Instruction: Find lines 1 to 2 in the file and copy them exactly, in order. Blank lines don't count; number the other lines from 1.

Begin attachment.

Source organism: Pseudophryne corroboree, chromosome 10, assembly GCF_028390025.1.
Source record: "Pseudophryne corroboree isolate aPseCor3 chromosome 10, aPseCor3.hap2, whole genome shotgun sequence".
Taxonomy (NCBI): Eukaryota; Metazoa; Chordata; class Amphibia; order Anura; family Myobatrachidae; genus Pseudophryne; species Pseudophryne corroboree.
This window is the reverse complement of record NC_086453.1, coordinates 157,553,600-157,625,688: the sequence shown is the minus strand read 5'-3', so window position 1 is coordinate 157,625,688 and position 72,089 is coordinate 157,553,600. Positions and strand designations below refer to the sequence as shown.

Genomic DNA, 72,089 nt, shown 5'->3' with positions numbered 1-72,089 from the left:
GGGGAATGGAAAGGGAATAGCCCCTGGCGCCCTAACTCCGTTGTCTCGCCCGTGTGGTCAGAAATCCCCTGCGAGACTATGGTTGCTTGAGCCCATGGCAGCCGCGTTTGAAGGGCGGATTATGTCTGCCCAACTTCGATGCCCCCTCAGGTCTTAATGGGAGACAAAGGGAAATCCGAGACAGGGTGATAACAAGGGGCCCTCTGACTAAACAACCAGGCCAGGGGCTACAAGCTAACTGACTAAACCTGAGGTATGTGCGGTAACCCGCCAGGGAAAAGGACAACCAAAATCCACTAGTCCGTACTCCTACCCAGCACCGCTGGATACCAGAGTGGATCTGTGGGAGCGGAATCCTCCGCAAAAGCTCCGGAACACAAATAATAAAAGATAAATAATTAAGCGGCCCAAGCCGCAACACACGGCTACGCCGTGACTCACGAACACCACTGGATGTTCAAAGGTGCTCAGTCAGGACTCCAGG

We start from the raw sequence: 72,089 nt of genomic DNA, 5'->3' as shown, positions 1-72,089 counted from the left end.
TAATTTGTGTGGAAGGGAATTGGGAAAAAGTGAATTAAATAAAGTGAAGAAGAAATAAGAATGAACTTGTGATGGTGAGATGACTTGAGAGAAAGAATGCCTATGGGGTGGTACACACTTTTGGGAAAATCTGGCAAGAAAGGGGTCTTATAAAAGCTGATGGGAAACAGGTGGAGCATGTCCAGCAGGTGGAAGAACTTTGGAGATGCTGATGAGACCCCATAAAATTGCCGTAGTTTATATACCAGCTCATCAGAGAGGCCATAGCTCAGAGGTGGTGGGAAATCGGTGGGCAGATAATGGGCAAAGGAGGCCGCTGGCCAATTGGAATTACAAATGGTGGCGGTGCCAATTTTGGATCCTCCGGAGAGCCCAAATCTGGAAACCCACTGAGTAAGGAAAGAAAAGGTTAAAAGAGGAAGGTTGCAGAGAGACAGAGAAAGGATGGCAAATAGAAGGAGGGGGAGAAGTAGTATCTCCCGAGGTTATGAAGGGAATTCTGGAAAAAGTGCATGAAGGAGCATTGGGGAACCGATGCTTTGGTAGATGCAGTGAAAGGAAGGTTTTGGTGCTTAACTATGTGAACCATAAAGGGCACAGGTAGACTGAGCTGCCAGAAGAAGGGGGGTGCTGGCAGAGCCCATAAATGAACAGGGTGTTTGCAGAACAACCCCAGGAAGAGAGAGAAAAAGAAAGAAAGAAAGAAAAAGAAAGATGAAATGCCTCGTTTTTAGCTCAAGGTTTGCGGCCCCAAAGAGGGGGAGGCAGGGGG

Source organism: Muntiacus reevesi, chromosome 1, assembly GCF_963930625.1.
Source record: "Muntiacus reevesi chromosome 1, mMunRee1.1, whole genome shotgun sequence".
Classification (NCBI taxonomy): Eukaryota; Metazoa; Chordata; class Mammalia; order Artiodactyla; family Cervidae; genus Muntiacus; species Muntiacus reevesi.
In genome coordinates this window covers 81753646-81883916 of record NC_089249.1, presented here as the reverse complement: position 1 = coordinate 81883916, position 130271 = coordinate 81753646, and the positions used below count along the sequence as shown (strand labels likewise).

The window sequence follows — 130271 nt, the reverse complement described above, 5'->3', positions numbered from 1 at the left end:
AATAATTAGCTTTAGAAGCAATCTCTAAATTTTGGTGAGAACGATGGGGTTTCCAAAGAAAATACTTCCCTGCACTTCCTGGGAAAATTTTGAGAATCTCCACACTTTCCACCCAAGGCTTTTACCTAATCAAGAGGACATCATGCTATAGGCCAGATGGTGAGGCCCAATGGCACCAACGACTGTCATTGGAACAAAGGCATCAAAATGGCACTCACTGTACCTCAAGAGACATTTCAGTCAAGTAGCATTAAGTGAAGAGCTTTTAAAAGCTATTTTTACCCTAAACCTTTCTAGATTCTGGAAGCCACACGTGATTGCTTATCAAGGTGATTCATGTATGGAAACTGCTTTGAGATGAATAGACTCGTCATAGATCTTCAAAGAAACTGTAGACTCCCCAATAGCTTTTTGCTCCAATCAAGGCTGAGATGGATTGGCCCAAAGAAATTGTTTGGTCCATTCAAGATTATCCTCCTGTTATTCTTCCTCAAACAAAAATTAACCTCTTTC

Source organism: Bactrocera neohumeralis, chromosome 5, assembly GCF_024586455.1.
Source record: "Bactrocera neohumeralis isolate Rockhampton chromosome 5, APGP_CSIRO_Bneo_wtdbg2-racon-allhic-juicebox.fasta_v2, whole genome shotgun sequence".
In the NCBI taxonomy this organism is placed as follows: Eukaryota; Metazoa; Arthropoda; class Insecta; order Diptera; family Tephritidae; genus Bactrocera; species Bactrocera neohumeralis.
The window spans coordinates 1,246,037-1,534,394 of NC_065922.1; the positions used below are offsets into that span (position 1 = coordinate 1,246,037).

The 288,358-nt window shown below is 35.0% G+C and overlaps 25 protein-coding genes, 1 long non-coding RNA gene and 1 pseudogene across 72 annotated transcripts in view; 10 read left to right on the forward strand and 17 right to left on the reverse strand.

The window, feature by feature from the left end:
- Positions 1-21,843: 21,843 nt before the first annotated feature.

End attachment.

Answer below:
Source organism: Pseudophryne corroboree, chromosome 10, assembly GCF_028390025.1.
Source record: "Pseudophryne corroboree isolate aPseCor3 chromosome 10, aPseCor3.hap2, whole genome shotgun sequence".